Designated UCAV projects now include the Northrop Grumman/USN X-47B naval unmanned combat air system, which made its first test flight on February 4, BAE Systems/U.K. Taranis, the six-nation European nEUROn, Russia’s MiG Skat, and multiple (but unverified) Chinese programs.

Interest in UCAVs has grown as the likelihood of a non-U.S. near-term fifth-generation manned fighter remains remote, despite Russian and Chinese claims to be on the verge of producing such aircraft. A fleet of UCAVs would be far easier - and less expensive - to acquire. But they also have grown more important to the U.S., especially given predictions the combined U.S. air fleet will fall short of requirements because of delays in the F-35 and a significantly reduced buy of F-22s. The Navy, for example, sees UCAVs as a way to put more strike aircraft with longer range and endurance to sea in less time.


The numbers in the accompanying chart have changed significantly with each biennial edition. The last one, in 2009, showed far more companies in far more countries working on many more UAVs than did its predecessor.

But it also reflected the beginning of a consolidation of design and development efforts, a new concentration on specific mission types and capabilities, and a falling away of those ‘manufacturers’ who were offering little more than remote-controlled hobby airplanes carrying new small cameras and data transmission systems based on commercial technology (primarily advances in smartphones).

That consolidation has continued, at all levels. And although this report reveals as much information as we could gathersurprisingly little in response to direct requests to more than 500 companies, universities, labs, and so onthe discussion will focus  on the legitimate major players, both nations and companies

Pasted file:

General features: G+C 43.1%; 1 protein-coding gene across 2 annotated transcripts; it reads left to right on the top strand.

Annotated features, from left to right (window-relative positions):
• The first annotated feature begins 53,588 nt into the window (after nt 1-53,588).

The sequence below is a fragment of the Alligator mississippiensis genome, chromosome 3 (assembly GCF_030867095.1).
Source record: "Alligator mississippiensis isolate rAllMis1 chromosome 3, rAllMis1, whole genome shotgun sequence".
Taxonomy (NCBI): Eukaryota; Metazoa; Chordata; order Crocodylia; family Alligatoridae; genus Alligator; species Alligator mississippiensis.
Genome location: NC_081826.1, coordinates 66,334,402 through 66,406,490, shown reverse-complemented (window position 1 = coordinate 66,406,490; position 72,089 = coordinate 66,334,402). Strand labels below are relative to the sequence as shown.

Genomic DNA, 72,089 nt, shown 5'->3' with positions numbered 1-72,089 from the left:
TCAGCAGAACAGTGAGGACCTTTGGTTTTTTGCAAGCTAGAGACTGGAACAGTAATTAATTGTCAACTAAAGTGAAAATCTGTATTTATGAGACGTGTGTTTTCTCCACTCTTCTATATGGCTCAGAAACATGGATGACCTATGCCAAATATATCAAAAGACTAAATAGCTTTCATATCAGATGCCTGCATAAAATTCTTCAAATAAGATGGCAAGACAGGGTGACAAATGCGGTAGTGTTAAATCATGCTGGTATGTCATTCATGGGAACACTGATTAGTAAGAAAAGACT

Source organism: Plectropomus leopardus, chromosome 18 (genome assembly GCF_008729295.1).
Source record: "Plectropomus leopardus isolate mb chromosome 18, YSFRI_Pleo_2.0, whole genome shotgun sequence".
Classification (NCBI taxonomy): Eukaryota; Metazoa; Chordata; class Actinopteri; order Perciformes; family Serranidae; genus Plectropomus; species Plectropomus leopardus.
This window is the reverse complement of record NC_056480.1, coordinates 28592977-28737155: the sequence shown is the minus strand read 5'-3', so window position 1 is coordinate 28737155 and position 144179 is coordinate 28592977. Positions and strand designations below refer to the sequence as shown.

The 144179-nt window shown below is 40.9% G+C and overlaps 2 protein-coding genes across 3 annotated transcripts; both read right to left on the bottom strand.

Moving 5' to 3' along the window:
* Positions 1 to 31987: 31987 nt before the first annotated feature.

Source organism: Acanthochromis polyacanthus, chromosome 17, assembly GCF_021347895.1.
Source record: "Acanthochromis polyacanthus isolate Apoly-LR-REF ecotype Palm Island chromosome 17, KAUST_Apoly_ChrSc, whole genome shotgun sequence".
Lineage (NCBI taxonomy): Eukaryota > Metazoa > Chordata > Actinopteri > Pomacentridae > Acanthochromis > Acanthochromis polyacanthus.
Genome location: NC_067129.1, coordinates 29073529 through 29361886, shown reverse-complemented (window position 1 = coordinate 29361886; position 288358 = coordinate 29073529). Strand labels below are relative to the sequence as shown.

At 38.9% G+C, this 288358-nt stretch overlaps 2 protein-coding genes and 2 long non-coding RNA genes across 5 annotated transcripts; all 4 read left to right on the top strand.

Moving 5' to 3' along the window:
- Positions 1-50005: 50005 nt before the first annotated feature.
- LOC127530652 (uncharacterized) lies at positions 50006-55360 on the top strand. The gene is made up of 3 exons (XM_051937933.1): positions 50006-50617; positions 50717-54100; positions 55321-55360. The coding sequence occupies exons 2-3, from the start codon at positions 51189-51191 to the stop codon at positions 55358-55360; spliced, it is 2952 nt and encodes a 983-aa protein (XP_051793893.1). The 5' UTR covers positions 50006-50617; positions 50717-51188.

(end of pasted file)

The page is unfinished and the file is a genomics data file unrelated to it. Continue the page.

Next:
These will be UAVs built for their own militaries, for allies and alliances, and for general sale. It also will include as much information as possible on ‘black’ programs - the DARPA-level eforts that continue the UAV revolution. In some cases, little more than a name is knownand, often, even that may not be real. In this category, special care has been taken to verify, validate, and confirm the information presented.

We will also look at end usersnations that plan to buy and use one or more types of UAV, or have already done so, rather than attempting to develop an indigenous manufacturing capability. Even the most prolific manufacturers fall into this category, as do some nations that have sufficiently advanced infrastructure to develop their own UAVs but have decided not to ‘reinvent the wheel,’ instead spending their scarce defense R&D funds on other projects.

Even so, the Teal Group’s 2010 UAV market study predicts a worldwide demand of more than $80 billion for UAVs and related systems through the coming decade, with expenditures more than doubling from a current  orldwide level of about $4.9 billion per annum to more than $11.5 billion.

And despite increasing global interest in the technology, the report also predicts the U.S. will be responsible for 76% of all RDT spending on UAV technology and about 58% of all procurement through 2020.


Remainder of Article at Aerospace America

Click Here to see UAV World Chart 2011